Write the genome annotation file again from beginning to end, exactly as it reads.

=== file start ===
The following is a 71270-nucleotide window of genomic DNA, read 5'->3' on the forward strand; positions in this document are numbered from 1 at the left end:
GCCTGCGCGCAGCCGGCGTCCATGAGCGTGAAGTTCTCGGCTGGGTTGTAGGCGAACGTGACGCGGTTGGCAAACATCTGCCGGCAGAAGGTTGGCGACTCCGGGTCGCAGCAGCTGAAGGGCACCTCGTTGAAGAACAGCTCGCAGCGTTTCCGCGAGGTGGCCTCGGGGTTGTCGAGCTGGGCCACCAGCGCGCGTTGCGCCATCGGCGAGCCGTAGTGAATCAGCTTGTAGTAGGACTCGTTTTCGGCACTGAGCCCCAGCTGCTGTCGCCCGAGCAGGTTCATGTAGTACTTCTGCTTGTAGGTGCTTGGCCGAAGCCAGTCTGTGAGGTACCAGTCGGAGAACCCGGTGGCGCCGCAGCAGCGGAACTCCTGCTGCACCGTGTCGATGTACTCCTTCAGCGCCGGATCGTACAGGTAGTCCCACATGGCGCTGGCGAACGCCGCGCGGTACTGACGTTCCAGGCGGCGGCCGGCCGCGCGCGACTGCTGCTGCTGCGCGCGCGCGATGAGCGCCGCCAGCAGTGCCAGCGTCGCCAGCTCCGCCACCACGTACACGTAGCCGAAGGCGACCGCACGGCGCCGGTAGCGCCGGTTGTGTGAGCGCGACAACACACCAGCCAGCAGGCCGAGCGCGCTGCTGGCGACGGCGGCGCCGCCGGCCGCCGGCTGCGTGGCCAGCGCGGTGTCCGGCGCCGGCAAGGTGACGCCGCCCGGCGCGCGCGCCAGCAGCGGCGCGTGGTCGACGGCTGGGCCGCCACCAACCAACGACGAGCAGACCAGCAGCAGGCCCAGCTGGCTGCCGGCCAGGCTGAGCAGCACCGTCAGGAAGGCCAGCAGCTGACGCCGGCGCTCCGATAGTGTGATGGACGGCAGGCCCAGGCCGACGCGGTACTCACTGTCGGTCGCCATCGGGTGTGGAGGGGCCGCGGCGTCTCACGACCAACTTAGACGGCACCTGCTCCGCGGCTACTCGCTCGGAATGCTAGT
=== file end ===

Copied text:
The following is a 71270-nucleotide window of genomic DNA, read 5'->3' on the forward strand; positions in this document are numbered from 1 at the left end:
GCCTGCGCGCAGCCGGCGTCCATGAGCGTGAAGTTCTCGGCTGGGTTGTAGGCGAACGTGACGCGGTTGGCAAACATCTGCCGGCAGAAGGTTGGCGACTCCGGGTCGCAGCAGCTGAAGGGCACCTCGTTGAAGAACAGCTCGCAGCGTTTCCGCGAGGTGGCCTCGGGGTTGTCGAGCTGGGCCACCAGCGCGCGTTGCGCCATCGGCGAGCCGTAGTGAATCAGCTTGTAGTAGGACTCGTTTTCGGCACTGAGCCCCAGCTGCTGTCGCCCGAGCAGGTTCATGTAGTACTTCTGCTTGTAGGTGCTTGGCCGAAGCCAGTCTGTGAGGTACCAGTCGGAGAACCCGGTGGCGCCGCAGCAGCGGAACTCCTGCTGCACCGTGTCGATGTACTCCTTCAGCGCCGGATCGTACAGGTAGTCCCACATGGCGCTGGCGAACGCCGCGCGGTACTGACGTTCCAGGCGGCGGCCGGCCGCGCGCGACTGCTGCTGCTGCGCGCGCGCGATGAGCGCCGCCAGCAGTGCCAGCGTCGCCAGCTCCGCCACCACGTACACGTAGCCGAAGGCGACCGCACGGCGCCGGTAGCGCCGGTTGTGTGAGCGCGACAACACACCAGCCAGCAGGCCGAGCGCGCTGCTGGCGACGGCGGCGCCGCCGGCCGCCGGCTGCGTGGCCAGCGCGGTGTCCGGCGCCGGCAAGGTGACGCCGCCCGGCGCGCGCGCCAGCAGCGGCGCGTGGTCGACGGCTGGGCCGCCACCAACCAACGACGAGCAGACCAGCAGCAGGCCCAGCTGGCTGCCGGCCAGGCTGAGCAGCACCGTCAGGAAGGCCAGCAGCTGACGCCGGCGCTCCGATAGTGTGATGGACGGCAGGCCCAGGCCGACGCGGTACTCACTGTCGGTCGCCATCGGGTGTGGAGGGGCCGCGGCGTCTCACGACCAACTTAGACGGCACCTGCTCCGCGGCTACTCGCTCGGAATGCTAGT